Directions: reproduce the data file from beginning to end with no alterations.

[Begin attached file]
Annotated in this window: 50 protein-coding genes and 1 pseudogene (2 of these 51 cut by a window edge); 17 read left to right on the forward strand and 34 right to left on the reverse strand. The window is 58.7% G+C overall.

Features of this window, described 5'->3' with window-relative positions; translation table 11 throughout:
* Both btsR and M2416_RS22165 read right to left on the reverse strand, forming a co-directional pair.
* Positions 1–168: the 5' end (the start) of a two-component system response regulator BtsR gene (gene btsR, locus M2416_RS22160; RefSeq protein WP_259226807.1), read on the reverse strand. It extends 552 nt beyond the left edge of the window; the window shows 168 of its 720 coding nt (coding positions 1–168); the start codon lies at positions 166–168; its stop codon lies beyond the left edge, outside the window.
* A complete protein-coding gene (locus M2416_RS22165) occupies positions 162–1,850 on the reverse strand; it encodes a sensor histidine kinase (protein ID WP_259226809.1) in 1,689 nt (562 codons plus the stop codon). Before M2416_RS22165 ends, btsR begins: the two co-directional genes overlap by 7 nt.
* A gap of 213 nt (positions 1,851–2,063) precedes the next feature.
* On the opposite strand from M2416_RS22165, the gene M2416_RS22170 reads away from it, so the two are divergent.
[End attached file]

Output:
Annotated in this window: 50 protein-coding genes and 1 pseudogene (2 of these 51 cut by a window edge); 17 read left to right on the forward strand and 34 right to left on the reverse strand. The window is 58.7% G+C overall.

Features of this window, described 5'->3' with window-relative positions; translation table 11 throughout:
* Both btsR and M2416_RS22165 read right to left on the reverse strand, forming a co-directional pair.
* Positions 1–168: the 5' end (the start) of a two-component system response regulator BtsR gene (gene btsR, locus M2416_RS22160; RefSeq protein WP_259226807.1), read on the reverse strand. It extends 552 nt beyond the left edge of the window; the window shows 168 of its 720 coding nt (coding positions 1–168); the start codon lies at positions 166–168; its stop codon lies beyond the left edge, outside the window.
* A complete protein-coding gene (locus M2416_RS22165) occupies positions 162–1,850 on the reverse strand; it encodes a sensor histidine kinase (protein ID WP_259226809.1) in 1,689 nt (562 codons plus the stop codon). Before M2416_RS22165 ends, btsR begins: the two co-directional genes overlap by 7 nt.
* A gap of 213 nt (positions 1,851–2,063) precedes the next feature.
* On the opposite strand from M2416_RS22165, the gene M2416_RS22170 reads away from it, so the two are divergent.